The run-in to the final climb saw Armée and Lutsenko go clear, while Aru was able to continue to open his advantage over the red jersey group.

Lutsenko led onto the final climb, but it was Armée who launched the final attack, surging clear in the final 500m to drop his Kazakh rival and take his first professional win.

The stage win decided, eyes then turned to the battle for GC, where Aru continued to work hard to hold his lead onto the final climb while Sky continued to set the pace on the front of the main GC group.

Aru led by 1-20 at the base of the final climb, but that lead was quickly trimmed as Trek-Segafredo sought to light up the road and set up a possible move by Contador.

However Team Sky wouldn’t be having any of that as Gianni Moscon moved up to keep the pace high and prevent any attack, before Froome took over with 600m remaining.

Contador was in the wheel of the red jersey, along with Michael Woods, and then moved to the front as Nibali, Kelderman, and Zakarin were all in difficulty.

By the line Contador, Froome, and Woods had almost managed to catch Aru, whose long distance breakaway had yielded only minimal rewards, while Nibali struggled through the final 500m to lose 21 seconds to Froome.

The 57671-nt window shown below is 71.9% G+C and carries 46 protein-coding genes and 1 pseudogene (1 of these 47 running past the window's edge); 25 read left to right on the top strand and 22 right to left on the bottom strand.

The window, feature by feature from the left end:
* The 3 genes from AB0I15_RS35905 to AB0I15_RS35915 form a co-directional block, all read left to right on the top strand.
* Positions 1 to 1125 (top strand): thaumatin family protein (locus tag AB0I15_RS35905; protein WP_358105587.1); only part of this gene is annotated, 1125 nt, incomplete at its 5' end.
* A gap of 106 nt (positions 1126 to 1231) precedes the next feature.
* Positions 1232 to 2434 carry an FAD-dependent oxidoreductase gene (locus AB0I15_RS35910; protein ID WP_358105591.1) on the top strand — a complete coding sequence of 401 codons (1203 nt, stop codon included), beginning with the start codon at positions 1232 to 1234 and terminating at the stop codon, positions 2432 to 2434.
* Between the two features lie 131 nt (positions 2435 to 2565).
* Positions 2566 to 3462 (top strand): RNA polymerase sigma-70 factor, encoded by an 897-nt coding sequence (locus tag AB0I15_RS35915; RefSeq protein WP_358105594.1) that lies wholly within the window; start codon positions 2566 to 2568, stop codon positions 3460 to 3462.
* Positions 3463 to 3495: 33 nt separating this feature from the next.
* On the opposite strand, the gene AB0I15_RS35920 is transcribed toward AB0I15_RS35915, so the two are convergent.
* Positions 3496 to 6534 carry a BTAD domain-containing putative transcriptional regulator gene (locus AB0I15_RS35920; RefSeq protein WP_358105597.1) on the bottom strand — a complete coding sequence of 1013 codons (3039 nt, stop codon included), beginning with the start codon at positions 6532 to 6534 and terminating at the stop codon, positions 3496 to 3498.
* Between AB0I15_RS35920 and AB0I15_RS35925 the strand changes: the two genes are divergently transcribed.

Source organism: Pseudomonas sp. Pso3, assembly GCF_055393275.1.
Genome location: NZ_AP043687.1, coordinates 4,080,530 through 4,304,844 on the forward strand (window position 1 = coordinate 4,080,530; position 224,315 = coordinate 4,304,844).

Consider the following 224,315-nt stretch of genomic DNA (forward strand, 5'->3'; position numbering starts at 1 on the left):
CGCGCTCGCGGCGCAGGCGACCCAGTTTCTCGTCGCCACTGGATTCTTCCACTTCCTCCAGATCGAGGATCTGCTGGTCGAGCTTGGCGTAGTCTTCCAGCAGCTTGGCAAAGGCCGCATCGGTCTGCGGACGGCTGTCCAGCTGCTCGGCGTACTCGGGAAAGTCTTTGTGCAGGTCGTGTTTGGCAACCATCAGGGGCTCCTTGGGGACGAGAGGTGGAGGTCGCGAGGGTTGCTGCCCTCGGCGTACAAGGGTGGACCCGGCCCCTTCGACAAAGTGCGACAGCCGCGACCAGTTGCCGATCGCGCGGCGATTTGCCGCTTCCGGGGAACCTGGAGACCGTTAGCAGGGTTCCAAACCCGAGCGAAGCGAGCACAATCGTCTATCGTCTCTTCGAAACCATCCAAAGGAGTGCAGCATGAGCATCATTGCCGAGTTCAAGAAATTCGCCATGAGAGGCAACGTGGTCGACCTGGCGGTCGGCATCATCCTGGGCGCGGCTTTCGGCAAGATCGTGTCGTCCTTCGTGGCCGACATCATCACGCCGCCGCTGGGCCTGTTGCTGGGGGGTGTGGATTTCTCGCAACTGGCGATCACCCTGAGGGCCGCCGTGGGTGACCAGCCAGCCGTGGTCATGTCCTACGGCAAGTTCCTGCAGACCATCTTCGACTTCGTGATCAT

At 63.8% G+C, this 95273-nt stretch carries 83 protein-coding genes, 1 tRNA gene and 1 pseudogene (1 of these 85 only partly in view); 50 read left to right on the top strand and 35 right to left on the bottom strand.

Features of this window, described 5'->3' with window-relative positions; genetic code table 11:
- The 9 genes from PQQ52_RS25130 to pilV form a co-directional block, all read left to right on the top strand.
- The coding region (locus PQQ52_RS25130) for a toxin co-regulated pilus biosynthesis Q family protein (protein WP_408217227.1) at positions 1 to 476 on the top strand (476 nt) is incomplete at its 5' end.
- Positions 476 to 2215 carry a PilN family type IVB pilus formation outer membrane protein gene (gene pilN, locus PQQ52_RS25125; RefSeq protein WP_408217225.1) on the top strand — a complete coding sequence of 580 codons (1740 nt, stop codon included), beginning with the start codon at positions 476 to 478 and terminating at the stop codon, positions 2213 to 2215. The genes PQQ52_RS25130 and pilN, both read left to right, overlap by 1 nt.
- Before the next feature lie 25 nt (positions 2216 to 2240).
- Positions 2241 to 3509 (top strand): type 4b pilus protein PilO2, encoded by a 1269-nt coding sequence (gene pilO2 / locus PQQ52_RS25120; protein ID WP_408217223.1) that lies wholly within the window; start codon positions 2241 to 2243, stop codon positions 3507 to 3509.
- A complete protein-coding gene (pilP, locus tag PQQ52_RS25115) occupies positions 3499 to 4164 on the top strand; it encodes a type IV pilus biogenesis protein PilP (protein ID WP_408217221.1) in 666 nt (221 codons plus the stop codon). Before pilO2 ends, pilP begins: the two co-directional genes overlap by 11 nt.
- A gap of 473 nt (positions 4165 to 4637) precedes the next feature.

That meant that Froome’s advantage was back out to 1-37, giving him greater margin for error heading towards the final summit finish on the Alto de l’Angliru on Saturday.

Results

Vuelta a España 2017, stage 18: Suances to Santo Toribio de Liébana (169km)

1. Sander Armée (Bel) Lotto Soudal, in 4-09-39
2. Alexey Lutsenko (Kaz) Astana, at 31 secs
3. Giovanni Visconti (Ita) Bahrain-Merida, at 46 secs
4. Alexis Gougeard (Fra) Ag2r La Mondiale, at 1-02
5. Jose Joaquin Rojas Gil (Esp) Movistar, at 1-06
6. Alessandro De Marchi (Ita) BMC Racing, at 1-19
7. Matteo Trentin (Ita) Quick-Step Floors, at 1-21
8. Sergio Pardilla Bellon (Esp) Caja Rural-Seguros, at same time
9. Antwan Tolhoek (Ned) LottoNL-Jumbo, at 1-38
10. Anthony Roux (Fra) FDJ, at 1-48

Others
20. Fabio Aru (Ita) Astana, at 9-56
21. Alberto Contador (Esp) Trek-Segafredo, at 10-08
23. Chris Froome (GBr) Team Sky, at same time
24. Wilco Kelderman (Ned) Team Sunweb, at 10-12
25. Ilnur Zakarin (Rus) Katusha-Alpecin, at same time
28. Vincenzo Nibali (Ita) Bahrain-Merida, at 10-29